Hall of Fame
Hall of Fame
Harvard Athletic Achievements
Hall of Fame
Remembering Harvard Athletics
I am truly honored to be inducted into the Harvard Varsity Club Hall of Fame at this special time in my life.
My thoughts on Harvard Athletics does cover many decades – from the fall of 1942 to the present new millennium, 2000. As my 1946 class approaches its fifty-fifth reunion, it really is a time to look back.
Imagine, if you can, an 18-year-old from Arlington (4 miles away!) arriving via trolley at Harvard Square in September 1942. I can still recall the feeling of being overwhelmed and awed… especially during registration. My commitment to the Naval ROTC program had already been made, and that direct a significant part of my freshman academics and schedule.
Football and baseball were my sports at Arlington High School. My Harvard housing was at the Varsity Club on Dunster Street. I lived there with nine other athletes during the varsity season. Across the river early scrimmages were against the University of North Carolina. My good fortune was to be the first to play in the Stadium in a varsity game. The season was off to a good start despite the 13-0 loss.
Many friendships were being made during the period as so many of us were being tested both athletically as well as academically. The Dillon Field House and all who worked there, especially. My memories of that fall are still strong.
The last practice before the Harvard-Yale game is really etched in my mind. Jim Farrell was our equipment manager. He was a very special man who always looked out for his players. At the very first varsity practice in August, he would stand in front of the door of the field house and ask: “Do you have any cigarettes?” If the answer was “yes” – he demanded that the player empty his pockets and give them to him. Even in 1942, the rule was “No smoking during the season!”
The last practice before the Harvard-Yale game showed another side of Jim. While the team was running plays – Jim was setting up a pathway of lit candles along the path the players would walk on their way back to the field house. The coaches, managers, and trainers would also follow this pathway as part of the ritual initiated by Jim.
The next semester found me living at Winthrop House… until I went on active duty status on July 6, 1943. My training as a Naval aviator sent me to many locations during the next two years: Williams College (3 months), Fitchburg College and airfield (3 months), Chapel Hill at Raleigh-Durham, N.C. (3 months), and Bunker Hill Naval Air Station in Peru, Indiana (3 months). Then I was sent to Pensacola Naval Air Station where I earned my wings and became Ensign Flynn.
Our air group flew torpedo planes. Thus we concentrated exercise of four days in a row of multiple aircraft carrier landings. Earlier we had been informed that we had been singled out for special training as night pilots had. This meant a transfer from Opalaca, Florida to the King Ranch in Kingsville, Texas.
This extended training period was brought to a close as the wars had ended. My air group was sent up to Quonset Point, Rhode Island to be discharged as fast as feasible. For me, after 28 months of service, discharge was on November 11, 1945.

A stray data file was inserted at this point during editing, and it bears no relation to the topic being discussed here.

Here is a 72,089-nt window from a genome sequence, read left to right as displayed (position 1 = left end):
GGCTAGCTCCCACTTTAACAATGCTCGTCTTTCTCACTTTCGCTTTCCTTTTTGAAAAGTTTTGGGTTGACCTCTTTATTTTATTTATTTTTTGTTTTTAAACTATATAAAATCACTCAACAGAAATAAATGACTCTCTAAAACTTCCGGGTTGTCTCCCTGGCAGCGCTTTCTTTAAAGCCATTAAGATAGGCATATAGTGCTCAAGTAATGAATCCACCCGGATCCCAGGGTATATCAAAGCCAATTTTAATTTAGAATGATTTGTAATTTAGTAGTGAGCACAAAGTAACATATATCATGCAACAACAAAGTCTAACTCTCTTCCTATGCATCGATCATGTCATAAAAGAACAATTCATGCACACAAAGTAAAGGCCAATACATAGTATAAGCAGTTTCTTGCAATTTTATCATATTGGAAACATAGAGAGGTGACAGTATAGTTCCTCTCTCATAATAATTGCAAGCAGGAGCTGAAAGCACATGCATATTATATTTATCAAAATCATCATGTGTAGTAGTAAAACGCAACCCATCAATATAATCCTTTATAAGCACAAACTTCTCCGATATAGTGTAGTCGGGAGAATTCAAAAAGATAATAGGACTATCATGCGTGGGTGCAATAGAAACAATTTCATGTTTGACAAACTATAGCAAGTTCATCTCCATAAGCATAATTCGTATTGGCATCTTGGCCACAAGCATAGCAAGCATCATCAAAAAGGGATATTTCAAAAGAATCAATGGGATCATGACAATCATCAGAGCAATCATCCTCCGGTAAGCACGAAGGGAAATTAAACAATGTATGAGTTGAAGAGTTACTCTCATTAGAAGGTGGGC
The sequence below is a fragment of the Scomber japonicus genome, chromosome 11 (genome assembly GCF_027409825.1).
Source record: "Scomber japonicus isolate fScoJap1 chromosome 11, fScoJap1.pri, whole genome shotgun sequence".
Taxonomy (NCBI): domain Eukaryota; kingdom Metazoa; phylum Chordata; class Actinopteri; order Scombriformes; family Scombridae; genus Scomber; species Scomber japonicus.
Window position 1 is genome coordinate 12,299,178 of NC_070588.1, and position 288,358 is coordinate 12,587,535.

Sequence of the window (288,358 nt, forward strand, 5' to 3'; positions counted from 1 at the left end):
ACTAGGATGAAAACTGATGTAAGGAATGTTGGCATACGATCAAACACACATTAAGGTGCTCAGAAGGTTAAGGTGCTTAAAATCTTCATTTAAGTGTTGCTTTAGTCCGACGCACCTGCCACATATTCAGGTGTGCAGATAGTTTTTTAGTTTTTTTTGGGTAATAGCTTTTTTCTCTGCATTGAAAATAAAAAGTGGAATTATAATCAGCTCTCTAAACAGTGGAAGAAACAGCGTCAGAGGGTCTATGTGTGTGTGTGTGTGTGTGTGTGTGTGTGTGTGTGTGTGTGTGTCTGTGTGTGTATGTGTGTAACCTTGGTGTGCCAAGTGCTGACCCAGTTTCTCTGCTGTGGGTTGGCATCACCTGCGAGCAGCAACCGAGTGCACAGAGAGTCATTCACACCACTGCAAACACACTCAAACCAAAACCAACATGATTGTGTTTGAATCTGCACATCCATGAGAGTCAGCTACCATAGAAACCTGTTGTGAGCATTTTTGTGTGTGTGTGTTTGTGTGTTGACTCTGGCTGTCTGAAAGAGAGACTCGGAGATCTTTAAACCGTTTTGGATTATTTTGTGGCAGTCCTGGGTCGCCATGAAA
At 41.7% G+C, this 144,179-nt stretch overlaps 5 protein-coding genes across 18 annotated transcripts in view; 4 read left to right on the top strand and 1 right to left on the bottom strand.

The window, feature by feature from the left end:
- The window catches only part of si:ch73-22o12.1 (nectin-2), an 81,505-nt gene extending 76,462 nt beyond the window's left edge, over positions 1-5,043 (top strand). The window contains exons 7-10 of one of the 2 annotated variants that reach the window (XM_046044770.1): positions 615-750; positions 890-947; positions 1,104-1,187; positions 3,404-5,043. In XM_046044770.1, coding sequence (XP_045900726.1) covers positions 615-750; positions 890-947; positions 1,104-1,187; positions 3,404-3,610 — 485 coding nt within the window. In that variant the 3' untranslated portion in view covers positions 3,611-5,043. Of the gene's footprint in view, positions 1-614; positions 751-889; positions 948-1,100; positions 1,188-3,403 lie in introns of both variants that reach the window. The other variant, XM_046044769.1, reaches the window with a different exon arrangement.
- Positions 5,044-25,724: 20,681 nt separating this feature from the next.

I returned to Harvard on January 15, 1946, and was again housed at Winthrop House. After months spent trying to resume my studies where I left off… I found myself on academic probation! Dean Bill Bender and I decided that I would leave… to return to Harvard at a later time.
Five years later… after working for a textile company (that allowed me to take a leave of absence), I registered for summer school at Harvard in May 1951. Two full semesters of work followed that. I was awarded my degree in June 1952 (at me 1946 Class’s reunion).
The supportive environment of Harvard athletics was never very far away. I had been a football scout from 1948-1953 for Harvard on weekends. My task was to follow and observe the Princeton varsity team and diagram their plays for the Harvard coaches. When I returned to Harvard in 1951 I was hired by the Athletic Department to be the end coach of the freshman team.
The decade of 1942-1952 was such a period of change. I was fortunate to meet many individuals within the Harvard athletic and academic worlds who were so helpful and supportive for the young freshman, and later the returning vets.
A wonderful man was Henry Lamar. This gentleman served as the Varsity interim coach while Coach Dick Harlow was in the service. Henry served as a coach for Harvard athletics for many, many years. Around 1950 he became very concerned. In his eyes there was an oversight that he felt should be corrected. The Varsity Club’s football letter followed the criteria that a player had to play in the Harvard-Yale game to qualify for his “H.” Henry felt that the football players from 1943-1946 should be acknowledged. Because of the war, they had only played on “informal teams,” and no Harvard-Yale games were played during this period.
Henry and I spoke of this frequently over the years. We both felt strongly that these athletes had been overlooked. In the mid-90’s I reactivated Henry’s crusade.
Athletic Director Bill Cleary responded to my arguments that these athletes deserved recognition. In 1997, after two years of research and hard work through his department… thirty-one men received their “H” varsity letters.
A thought that Doruis Kearns-Goodwin expressed so eloquently, and that has stayed with me… those who returned to Harvard after the war’s end were the greatest group of men that Harvard has ever had.
I am humbled to be in their company… and to celebrate our friendships.